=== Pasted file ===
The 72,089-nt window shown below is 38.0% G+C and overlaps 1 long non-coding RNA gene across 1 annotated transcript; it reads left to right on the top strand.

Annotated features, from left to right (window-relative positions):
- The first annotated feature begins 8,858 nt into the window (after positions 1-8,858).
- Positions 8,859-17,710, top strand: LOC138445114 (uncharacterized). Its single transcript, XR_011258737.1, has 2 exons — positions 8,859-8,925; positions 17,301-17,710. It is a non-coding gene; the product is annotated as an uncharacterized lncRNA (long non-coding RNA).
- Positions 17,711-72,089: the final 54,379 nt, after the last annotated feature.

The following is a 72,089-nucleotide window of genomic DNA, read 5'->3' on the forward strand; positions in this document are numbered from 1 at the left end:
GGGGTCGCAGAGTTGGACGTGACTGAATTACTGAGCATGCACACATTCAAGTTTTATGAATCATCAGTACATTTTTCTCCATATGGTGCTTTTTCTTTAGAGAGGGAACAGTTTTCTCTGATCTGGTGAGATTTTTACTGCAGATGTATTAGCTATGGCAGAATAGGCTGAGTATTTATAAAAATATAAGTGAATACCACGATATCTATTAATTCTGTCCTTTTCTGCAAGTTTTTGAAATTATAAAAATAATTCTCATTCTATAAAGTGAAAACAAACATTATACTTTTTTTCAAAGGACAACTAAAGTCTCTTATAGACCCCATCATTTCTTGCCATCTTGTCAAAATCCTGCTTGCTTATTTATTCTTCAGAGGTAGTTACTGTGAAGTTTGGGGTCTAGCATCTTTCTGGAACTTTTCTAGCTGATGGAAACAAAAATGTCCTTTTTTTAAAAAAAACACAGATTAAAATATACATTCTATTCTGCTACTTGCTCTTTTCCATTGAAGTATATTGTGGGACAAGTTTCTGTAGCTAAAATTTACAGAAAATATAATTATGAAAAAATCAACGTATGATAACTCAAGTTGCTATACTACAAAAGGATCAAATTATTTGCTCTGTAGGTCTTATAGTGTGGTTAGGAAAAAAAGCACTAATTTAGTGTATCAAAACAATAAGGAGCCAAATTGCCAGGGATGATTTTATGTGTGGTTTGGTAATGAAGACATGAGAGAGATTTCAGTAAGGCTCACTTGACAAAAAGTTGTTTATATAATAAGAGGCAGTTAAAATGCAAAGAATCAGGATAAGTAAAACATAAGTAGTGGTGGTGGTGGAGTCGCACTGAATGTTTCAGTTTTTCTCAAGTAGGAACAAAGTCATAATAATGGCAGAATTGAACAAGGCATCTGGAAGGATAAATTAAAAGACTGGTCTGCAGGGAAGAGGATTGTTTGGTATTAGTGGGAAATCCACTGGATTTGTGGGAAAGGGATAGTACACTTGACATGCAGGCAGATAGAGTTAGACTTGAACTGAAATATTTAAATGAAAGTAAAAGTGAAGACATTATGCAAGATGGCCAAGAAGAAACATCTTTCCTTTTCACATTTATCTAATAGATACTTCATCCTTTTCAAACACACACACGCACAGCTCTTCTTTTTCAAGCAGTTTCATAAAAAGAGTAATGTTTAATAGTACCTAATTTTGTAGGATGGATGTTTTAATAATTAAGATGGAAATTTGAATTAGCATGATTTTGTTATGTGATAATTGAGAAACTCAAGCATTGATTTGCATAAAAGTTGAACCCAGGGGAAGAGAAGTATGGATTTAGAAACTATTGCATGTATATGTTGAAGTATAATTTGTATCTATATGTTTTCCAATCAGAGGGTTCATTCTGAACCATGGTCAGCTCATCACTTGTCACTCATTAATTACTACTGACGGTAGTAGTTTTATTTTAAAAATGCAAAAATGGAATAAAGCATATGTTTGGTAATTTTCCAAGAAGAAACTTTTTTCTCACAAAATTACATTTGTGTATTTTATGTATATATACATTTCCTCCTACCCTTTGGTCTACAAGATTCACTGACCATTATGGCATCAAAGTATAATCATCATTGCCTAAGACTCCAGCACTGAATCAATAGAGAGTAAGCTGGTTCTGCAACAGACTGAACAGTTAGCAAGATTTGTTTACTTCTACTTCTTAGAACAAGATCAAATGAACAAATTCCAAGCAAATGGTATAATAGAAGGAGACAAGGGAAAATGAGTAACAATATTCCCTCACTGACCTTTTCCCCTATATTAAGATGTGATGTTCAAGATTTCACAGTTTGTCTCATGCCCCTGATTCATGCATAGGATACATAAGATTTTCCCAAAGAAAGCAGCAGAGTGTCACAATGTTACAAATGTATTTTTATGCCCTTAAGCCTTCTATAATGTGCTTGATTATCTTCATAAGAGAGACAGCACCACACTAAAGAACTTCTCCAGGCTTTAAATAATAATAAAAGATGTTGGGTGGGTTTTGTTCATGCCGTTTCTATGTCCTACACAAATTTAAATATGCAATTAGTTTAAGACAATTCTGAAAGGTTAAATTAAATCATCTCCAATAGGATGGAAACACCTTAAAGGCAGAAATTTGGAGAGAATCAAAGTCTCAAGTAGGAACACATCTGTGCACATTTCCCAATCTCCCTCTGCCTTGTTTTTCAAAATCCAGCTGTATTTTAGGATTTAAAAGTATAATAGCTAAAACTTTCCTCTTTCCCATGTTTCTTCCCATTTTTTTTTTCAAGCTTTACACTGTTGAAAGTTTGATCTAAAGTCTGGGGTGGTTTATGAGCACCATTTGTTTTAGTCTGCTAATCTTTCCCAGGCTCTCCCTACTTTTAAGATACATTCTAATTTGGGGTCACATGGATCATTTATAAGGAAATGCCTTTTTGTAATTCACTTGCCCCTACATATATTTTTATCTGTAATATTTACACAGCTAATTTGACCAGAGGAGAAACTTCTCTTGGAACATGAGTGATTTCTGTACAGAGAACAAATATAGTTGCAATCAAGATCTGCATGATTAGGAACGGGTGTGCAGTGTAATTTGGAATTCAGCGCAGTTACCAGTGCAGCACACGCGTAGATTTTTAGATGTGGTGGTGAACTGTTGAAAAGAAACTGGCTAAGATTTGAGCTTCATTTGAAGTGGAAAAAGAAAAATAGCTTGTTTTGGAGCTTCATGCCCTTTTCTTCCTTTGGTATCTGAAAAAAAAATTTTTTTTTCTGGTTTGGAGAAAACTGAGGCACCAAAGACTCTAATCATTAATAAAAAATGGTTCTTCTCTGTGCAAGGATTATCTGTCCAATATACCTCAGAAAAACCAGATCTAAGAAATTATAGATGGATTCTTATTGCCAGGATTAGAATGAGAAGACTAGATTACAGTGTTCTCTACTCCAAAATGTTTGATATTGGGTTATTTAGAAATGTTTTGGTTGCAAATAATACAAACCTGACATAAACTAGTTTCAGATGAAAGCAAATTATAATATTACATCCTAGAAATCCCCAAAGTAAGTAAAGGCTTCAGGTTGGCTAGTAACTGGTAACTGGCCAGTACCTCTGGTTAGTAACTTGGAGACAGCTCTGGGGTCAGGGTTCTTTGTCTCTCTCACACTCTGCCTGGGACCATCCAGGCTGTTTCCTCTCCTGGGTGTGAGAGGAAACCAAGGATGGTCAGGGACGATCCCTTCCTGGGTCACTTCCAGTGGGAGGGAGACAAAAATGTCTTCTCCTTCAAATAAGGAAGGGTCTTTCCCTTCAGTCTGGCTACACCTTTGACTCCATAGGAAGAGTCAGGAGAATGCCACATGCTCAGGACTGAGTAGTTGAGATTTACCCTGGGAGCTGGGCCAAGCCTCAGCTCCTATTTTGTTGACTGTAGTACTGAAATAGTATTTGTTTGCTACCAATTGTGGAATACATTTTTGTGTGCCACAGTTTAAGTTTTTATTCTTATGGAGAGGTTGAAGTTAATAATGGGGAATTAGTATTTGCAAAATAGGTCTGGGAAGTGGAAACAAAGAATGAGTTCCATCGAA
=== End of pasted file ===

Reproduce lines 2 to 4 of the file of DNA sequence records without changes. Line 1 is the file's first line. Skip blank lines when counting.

Annotated features, from left to right (window-relative positions):
- The first annotated feature begins 8,858 nt into the window (after positions 1-8,858).
- Positions 8,859-17,710, top strand: LOC138445114 (uncharacterized). Its single transcript, XR_011258737.1, has 2 exons — positions 8,859-8,925; positions 17,301-17,710. It is a non-coding gene; the product is annotated as an uncharacterized lncRNA (long non-coding RNA).